Mount Elgon is the oldest and largest free standing volcano in East Africa, the eighth highest mountain in Africa and is protected by two national parks. It sits on the Uganda – Kenya border, 4321m tall, offering spectacular scenery and great hiking at a variety of levels.

Its 3500 km2 host a variety of altitudinal plants from mountain forest to strange giant lobelia, 300 species of bird, hot springs, caves and beautiful waterfalls.



Mt. Elgon is accessible from both Uganda and Kenya, although its highest peak, Wagagai (4,321m), lies within Ugandan territory. Despite the altitude, this is not an incredibly difficult climb and does not require specialist mountaineering equipment.

There are five major peaks in the park: Wagagai (4,321m)

Sudek (4,302m)
Koitobos (4,222m)
Mubiyi (4,211m)
Masaba (4,161m)

Elgon’s caldera is one of the largest intact calderas in the world.

Mount Elgon Wildlife & Birds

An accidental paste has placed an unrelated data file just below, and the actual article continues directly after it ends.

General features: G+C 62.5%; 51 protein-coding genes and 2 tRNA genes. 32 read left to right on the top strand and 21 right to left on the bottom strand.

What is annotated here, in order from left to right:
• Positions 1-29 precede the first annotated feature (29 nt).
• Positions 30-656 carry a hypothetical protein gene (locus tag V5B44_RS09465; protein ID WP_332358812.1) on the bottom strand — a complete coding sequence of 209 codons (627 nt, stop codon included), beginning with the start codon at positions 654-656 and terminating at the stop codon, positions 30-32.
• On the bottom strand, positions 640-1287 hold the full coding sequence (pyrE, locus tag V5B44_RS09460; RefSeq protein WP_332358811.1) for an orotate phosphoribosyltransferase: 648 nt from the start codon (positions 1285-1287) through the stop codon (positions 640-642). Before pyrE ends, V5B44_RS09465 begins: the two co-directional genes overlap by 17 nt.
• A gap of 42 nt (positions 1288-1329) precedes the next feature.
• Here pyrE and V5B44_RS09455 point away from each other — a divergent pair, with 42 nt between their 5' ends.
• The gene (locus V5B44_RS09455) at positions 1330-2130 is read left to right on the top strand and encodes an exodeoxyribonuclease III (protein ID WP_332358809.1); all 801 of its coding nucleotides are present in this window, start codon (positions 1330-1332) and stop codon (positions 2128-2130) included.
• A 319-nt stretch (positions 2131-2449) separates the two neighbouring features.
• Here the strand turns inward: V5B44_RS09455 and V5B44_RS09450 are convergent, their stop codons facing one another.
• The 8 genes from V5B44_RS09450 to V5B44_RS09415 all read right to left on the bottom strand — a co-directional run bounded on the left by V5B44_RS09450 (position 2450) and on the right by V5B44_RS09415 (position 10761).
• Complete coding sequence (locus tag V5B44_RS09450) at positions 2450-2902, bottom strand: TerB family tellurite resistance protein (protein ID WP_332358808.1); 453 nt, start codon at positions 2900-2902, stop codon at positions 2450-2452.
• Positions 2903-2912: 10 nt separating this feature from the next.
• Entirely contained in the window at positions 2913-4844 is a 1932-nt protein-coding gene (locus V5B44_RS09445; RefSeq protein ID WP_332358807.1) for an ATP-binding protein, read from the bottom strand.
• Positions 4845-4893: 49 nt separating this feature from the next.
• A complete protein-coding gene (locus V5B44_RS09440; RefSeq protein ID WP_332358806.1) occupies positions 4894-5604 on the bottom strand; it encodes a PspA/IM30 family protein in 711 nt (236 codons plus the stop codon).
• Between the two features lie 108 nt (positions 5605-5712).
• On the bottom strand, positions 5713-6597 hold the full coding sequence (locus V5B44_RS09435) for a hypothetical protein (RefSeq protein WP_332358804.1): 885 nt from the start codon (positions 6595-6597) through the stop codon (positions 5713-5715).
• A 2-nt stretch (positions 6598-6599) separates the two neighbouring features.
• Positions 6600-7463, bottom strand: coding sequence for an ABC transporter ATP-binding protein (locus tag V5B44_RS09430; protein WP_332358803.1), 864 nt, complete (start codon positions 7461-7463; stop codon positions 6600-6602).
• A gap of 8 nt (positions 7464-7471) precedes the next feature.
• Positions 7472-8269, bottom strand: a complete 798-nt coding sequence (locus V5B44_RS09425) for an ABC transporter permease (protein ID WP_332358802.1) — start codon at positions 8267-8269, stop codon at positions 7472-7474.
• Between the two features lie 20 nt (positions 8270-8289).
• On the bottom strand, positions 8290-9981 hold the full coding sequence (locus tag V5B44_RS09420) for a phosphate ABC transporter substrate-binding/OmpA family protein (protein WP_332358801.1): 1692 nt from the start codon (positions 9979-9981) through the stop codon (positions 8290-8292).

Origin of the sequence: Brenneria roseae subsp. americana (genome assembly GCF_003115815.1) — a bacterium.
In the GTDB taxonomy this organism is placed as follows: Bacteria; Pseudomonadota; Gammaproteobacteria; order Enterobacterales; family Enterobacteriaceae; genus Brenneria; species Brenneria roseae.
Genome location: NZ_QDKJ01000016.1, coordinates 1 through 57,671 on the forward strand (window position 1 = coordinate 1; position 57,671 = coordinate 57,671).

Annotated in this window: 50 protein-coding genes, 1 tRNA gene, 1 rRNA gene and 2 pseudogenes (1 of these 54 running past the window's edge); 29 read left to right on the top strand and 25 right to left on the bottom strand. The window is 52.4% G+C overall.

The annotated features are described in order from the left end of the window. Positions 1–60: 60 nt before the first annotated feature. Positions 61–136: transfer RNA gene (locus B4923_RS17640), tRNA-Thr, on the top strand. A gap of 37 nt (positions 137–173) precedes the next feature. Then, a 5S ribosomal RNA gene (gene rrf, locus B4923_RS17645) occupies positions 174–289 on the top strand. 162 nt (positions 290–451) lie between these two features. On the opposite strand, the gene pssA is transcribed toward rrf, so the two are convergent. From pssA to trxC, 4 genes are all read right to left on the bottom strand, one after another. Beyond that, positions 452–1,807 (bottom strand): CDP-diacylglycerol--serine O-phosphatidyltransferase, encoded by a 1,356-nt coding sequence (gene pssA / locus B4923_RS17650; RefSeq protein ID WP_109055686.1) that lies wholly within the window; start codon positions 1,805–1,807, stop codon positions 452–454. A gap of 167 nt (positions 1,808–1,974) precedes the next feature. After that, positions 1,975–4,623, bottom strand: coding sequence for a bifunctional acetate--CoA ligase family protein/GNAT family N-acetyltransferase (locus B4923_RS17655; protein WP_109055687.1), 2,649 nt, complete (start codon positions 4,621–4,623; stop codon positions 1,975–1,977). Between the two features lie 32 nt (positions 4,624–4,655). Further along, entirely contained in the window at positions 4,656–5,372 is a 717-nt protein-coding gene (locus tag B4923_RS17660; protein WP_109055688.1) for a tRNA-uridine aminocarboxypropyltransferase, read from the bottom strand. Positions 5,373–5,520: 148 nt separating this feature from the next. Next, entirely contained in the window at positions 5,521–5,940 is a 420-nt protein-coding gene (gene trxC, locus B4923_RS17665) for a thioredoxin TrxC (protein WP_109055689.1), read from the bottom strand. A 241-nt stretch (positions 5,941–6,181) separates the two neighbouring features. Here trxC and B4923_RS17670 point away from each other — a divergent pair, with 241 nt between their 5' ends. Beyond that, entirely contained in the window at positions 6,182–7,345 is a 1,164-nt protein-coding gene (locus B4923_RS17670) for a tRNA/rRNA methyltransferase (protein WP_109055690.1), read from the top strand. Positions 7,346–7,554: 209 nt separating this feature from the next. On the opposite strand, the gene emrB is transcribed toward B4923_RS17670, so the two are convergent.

• Elgon supports 24 species of mammal, including blue monkeys, black-and-white colobus, De Brazza’s monkey, leopard, buffalo and sitatunga.
  • 305 bird species are present with a rich variety of forest birds and several endemics, including moorland francolin, moustached green tinkerbird, Hunter’s cristicola, Alpine chat, marsh widowbird and bearded vulture. Twelve of these are found nowhere else.
  • Kitum Cave is a lava tube over 60m wide and 200m long. It is famed for the elephants that come to lick the salt that they gouge out of the walls with their tusks.
  • Sipi waterfall is a spectacular series of three waterfalls and described by many as the most beautiful waterfall in Uganda.

Activities at the Park

Hiking is the main attraction at Elgon. Day and four day hikes across the peaks are superb. Most trails now include the Sipi Falls, hot springs in the caldera and the cave paintings at Budadiri.

When to visit

The lower slopes are fine throughout the year.

The drier months (June – August and December – March) are best for hiking.